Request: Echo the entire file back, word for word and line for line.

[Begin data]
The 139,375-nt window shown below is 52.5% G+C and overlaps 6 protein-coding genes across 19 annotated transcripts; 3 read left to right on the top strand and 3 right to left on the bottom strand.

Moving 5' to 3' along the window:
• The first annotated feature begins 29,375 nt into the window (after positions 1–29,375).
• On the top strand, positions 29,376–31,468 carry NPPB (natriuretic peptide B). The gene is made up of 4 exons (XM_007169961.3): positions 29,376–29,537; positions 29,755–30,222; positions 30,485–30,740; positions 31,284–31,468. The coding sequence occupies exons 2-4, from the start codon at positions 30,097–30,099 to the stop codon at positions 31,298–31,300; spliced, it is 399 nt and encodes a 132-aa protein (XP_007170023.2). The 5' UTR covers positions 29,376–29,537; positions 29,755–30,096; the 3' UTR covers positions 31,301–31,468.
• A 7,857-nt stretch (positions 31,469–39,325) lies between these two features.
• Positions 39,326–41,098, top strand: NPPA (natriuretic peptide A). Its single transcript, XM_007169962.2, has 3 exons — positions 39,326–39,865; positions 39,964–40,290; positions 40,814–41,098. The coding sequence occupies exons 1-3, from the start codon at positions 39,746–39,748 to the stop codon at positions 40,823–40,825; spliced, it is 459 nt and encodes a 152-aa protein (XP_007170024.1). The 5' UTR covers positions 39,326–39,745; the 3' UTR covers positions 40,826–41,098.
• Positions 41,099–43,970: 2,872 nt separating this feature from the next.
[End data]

The 139,375-nt window shown below is 52.5% G+C and overlaps 6 protein-coding genes across 19 annotated transcripts; 3 read left to right on the top strand and 3 right to left on the bottom strand.

Moving 5' to 3' along the window:
• The first annotated feature begins 29,375 nt into the window (after positions 1–29,375).
• On the top strand, positions 29,376–31,468 carry NPPB (natriuretic peptide B). The gene is made up of 4 exons (XM_007169961.3): positions 29,376–29,537; positions 29,755–30,222; positions 30,485–30,740; positions 31,284–31,468. The coding sequence occupies exons 2-4, from the start codon at positions 30,097–30,099 to the stop codon at positions 31,298–31,300; spliced, it is 399 nt and encodes a 132-aa protein (XP_007170023.2). The 5' UTR covers positions 29,376–29,537; positions 29,755–30,096; the 3' UTR covers positions 31,301–31,468.
• A 7,857-nt stretch (positions 31,469–39,325) lies between these two features.
• Positions 39,326–41,098, top strand: NPPA (natriuretic peptide A). Its single transcript, XM_007169962.2, has 3 exons — positions 39,326–39,865; positions 39,964–40,290; positions 40,814–41,098. The coding sequence occupies exons 1-3, from the start codon at positions 39,746–39,748 to the stop codon at positions 40,823–40,825; spliced, it is 459 nt and encodes a 152-aa protein (XP_007170024.1). The 5' UTR covers positions 39,326–39,745; the 3' UTR covers positions 40,826–41,098.
• Positions 41,099–43,970: 2,872 nt separating this feature from the next.